Competing Explanations of U.S. Defense Industry Consolidation in the 1990s and Their Policy Implications
AbstractWas the consolidation of defense industry in the 1990s driven by U.S. Department of Defense (DOD) directives, or was it driven instead by the same forces that drove consolidation in many other sectors of the U.S. economy in the 1990s? To better understand the roles of DOD policy and economy-wide forces in shaping the U.S. defense industry, we test for structural breaks in defense industry and spending data and compare our findings to those relating to other sectors and the general economy. We identify structural breaks in the defense-related data in the early 1980s and throughout the 1990s, roughly consistent with changes in the U.S. economy, including broader merger trends. Overall, our results are more consistent with the view that economy-wide factors drove defense industry consolidation, largely independent of the DOD policy changes that occurred early in the 1990s.
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Bibliographic InfoPaper provided by United States Naval Academy Department of Economics in its series Departmental Working Papers with number 22.
Length: 43 pages
Date of creation: May 2009
Date of revision:
Other versions of this item:
- Ryan R. Brady & Victoria A. Greenfield, 2010. "COMPETING EXPLANATIONS OF U.S. DEFENSE INDUSTRY CONSOLIDATION IN THE 1990s AND THEIR POLICY IMPLICATIONS," Contemporary Economic Policy, Western Economic Association International, vol. 28(2), pages 288-306, 04.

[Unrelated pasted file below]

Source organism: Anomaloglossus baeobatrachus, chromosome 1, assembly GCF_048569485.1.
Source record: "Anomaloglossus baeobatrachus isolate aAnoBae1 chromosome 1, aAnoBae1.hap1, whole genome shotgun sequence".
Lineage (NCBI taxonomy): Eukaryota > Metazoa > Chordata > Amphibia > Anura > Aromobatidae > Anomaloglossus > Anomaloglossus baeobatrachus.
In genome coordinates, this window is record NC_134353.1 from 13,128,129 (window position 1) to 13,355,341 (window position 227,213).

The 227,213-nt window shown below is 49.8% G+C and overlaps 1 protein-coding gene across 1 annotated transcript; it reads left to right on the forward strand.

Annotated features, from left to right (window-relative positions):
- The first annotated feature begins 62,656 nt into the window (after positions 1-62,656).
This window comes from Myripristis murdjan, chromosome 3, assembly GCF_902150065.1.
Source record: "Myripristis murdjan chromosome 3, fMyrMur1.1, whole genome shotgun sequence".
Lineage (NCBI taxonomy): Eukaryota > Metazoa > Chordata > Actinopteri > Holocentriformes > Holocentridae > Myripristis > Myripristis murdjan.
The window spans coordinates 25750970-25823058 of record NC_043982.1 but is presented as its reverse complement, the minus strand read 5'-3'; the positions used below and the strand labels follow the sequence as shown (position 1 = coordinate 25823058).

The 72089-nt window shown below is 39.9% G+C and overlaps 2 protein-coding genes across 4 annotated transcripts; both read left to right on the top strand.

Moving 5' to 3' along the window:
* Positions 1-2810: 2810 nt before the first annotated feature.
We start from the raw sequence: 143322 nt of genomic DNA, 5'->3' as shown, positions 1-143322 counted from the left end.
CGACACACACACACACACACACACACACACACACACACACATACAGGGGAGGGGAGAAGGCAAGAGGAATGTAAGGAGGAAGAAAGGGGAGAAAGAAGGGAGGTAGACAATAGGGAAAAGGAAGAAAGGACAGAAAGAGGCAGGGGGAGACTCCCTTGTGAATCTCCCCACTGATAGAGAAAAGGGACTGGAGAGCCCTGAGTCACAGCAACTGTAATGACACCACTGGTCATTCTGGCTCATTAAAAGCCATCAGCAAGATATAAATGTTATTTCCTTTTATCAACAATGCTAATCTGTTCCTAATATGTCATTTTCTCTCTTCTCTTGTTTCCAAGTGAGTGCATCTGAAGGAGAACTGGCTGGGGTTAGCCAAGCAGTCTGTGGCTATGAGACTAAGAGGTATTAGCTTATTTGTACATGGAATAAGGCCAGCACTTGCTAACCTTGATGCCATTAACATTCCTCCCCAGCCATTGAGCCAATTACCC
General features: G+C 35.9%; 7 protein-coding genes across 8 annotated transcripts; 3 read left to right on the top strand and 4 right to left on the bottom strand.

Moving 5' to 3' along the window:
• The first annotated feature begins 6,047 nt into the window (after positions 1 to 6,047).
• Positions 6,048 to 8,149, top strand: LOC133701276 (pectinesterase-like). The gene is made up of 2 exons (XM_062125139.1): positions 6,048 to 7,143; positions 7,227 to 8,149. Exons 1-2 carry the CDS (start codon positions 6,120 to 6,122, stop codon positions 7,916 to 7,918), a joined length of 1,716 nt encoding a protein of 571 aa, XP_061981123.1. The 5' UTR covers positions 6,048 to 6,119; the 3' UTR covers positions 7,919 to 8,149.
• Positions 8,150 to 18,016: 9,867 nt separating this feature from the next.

- E0 - Macroeconomics and Monetary Economics - - General
- C2 - Mathematical and Quantitative Methods - - Single Equation Models; Single Variables
- H0 - Public Economics - - General
This paper has been announced in the following NEP Reports:
- NEP-ALL-2010-04-17 (All new papers)
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- Ryan R. Brady & Derek Stimel, 2011.
"How the Housing and Financial Wealth Effects have changed over Time,"
Departmental Working Papers
31, United States Naval Academy Department of Economics.
- Ryan R. Brady & Derek S. Stimel, 2011. "How the Housing and Financial Wealth Effects Have Changed over Time," The B.E. Journal of Macroeconomics, De Gruyter, vol. 11(1), pages 28.
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